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Decorative Painting Technique: Linen and Canvas Look


Give your painted walls a linen or canvas look with these decorative painting tips

Walls can acquire a linen or canvas look without the effort of applying wallpaper. These decorative painting techniques utilize one or two basecoats and one glaze coat plus a top finish for protection. This technique also requires two days and we recommend two people for the job.

Always keep in mind, when starting a new faux or decorative painting project to:
1) practice first on a piece of primered wood.
2) You do not have to paint all four walls. A single accent wall may add more drama and emotion to your room.

You will be re-creating the look of wallpaper, so it is important to work in sections that are similar in size. You will create "seams" with painter's tape. You will need a specialized brush - either linen or canvas - and a few clean, soft rags for wiping the brush. To apply the glaze, you will need a roller and pan.

Begin by taping the ceiling edges and the corners of each wall. You want to protect the opposing walls until they are ready to be glazed.

Start with a semi-gloss basecoat. This sheen will add depth to the walls. When the basecoat has dried thoroughly, you will be ready to mark off and tape the sections to be glazed. Use chalk to create a straight line from floor to ceiling in 36-inch or 42-inch sections. Remember, you are simulating wallpaper strips.

When you are ready to glaze, you will work your way around the room on the first day with every other section; even-odd, even-odd. On the second day, you will re-tape over the glazed sections and repeat.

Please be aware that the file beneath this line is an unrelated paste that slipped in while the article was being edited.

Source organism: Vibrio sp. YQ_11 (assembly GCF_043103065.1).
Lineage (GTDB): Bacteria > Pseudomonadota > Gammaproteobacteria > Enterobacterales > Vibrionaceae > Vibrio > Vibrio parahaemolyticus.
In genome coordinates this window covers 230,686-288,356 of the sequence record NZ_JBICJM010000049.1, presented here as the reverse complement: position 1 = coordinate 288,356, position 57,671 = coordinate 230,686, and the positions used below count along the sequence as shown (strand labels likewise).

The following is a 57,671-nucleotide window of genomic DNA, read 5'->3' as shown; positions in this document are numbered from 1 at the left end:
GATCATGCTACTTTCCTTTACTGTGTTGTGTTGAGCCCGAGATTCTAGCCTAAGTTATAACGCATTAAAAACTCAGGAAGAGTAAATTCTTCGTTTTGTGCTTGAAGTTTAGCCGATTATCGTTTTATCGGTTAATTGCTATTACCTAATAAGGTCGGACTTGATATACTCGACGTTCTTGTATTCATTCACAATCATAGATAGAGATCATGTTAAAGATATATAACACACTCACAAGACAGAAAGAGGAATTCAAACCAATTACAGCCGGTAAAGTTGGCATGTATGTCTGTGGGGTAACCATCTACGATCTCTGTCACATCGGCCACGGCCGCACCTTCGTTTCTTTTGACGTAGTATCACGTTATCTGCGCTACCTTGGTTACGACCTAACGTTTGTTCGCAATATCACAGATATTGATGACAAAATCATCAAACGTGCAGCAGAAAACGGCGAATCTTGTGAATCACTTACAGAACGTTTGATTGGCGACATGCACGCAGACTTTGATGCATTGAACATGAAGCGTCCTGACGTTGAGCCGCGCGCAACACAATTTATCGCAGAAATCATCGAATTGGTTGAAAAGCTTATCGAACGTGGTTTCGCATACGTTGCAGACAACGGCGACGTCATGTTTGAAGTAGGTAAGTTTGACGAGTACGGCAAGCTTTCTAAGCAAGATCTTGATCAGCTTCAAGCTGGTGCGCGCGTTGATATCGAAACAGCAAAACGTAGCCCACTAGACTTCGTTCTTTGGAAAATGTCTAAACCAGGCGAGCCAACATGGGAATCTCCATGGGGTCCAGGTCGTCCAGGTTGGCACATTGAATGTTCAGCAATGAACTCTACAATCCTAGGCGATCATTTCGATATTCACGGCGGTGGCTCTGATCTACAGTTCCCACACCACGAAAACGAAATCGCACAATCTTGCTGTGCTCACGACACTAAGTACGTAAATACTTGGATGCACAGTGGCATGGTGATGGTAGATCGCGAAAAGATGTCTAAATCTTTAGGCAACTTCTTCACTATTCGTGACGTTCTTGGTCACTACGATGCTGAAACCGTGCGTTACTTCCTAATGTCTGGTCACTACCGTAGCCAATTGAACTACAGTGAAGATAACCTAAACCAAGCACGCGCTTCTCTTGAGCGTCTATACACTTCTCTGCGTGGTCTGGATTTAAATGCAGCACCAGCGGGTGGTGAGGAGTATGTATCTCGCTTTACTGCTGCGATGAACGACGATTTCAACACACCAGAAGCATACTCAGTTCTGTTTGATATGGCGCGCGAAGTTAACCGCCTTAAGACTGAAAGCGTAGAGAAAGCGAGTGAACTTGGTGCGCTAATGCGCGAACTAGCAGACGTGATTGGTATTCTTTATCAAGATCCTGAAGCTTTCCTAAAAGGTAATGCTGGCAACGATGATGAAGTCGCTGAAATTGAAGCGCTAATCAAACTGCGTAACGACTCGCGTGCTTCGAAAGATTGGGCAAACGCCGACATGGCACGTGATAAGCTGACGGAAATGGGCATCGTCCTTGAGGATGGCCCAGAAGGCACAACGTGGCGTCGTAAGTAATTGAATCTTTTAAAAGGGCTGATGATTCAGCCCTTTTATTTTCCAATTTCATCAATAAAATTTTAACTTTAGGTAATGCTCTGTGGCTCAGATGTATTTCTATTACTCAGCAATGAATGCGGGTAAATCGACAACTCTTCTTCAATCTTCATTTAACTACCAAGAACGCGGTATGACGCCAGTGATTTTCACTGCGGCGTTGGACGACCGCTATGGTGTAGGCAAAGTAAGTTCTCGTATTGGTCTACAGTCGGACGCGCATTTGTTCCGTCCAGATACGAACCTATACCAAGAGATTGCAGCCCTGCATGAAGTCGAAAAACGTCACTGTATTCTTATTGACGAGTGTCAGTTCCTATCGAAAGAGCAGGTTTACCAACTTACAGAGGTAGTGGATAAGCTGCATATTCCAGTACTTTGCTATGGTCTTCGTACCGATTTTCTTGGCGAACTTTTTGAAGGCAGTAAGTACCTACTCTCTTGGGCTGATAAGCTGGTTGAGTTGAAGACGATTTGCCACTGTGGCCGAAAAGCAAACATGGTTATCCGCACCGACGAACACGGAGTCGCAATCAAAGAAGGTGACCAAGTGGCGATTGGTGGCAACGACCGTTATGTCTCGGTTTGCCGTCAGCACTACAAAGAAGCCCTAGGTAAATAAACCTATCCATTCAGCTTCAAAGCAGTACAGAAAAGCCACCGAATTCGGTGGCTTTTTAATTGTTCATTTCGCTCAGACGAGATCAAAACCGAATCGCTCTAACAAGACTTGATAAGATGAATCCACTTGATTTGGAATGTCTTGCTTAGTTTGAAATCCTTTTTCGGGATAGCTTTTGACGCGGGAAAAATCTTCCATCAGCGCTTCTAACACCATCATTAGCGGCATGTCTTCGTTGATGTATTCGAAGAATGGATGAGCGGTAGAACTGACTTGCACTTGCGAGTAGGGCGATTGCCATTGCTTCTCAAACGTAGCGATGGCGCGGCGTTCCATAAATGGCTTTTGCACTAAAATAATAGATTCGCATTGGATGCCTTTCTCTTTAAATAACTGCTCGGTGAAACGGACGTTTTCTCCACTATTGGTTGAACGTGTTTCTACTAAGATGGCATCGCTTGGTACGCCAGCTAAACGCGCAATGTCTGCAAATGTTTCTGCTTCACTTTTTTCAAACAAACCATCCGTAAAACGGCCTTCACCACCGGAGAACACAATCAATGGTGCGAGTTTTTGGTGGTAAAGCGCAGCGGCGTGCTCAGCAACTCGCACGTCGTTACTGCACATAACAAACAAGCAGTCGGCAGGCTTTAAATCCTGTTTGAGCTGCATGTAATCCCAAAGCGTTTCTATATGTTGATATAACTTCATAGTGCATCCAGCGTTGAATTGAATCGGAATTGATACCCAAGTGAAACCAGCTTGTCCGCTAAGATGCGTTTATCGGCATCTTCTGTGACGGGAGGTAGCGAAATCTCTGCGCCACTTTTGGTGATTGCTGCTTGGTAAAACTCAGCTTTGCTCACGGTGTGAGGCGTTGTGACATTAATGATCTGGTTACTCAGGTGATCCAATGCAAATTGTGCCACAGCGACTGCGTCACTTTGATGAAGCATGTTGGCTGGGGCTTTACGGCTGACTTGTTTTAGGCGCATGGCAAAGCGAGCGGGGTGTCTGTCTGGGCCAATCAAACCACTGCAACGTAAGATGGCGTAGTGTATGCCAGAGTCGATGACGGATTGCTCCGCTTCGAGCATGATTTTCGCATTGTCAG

When taping, be sure to tape to the inside of the section that will not be painted on the first day. Also, remove all chalk marks as they will show up underneath your glaze.

One person will do the roller and brush work, while a second will pour out glaze, dab the roller, and observe for trouble areas. Pour out only enough glaze for each single section.

Use the roller to cover the entire section from ceiling to floor. Start at the top and work your dry brush from right to left or left to right. End each stroke on top of the tape. (Note: you will probably want to use the widest tape available.) This will give you a nice seam without too much buildup. After each swipe, clean the brush with rags. Continue working your way downward with the side-to-side brushing.

You will need to work quickly while the glaze is still wet and pliable. As soon as you reach the baseboard, start again at the ceiling and draw the brush lightly from top to bottom. The bristles should bend slightly; too much pressure will remove the side-to-side lines. You do not have to draw perfectly straight sweeps with the brush, but a steady hand will be an advantage. You are not trying to achieve uniform or continuous lines; that is the beauty of canvas and linen.

Allow the first sections to dry before removing the tape. You will get a crisper line if you lightly cut into the glaze at the edge of the tape with an artist's knife.

To complete the odd sections, you can re-tape in two ways:

1. Butt the tape up to the unpainted section.
2. Offset the tape about 1/16 inch so you will create a small overlap onto the dried glaze. This will give you a more defined seam.

Repeat the process from the day before. Allow plenty of drying time before you add the polyurethane finish.

Whether you choose a canvas or linen look, your walls will take on an elegant, but contemporary feel and add new dimension to the room.

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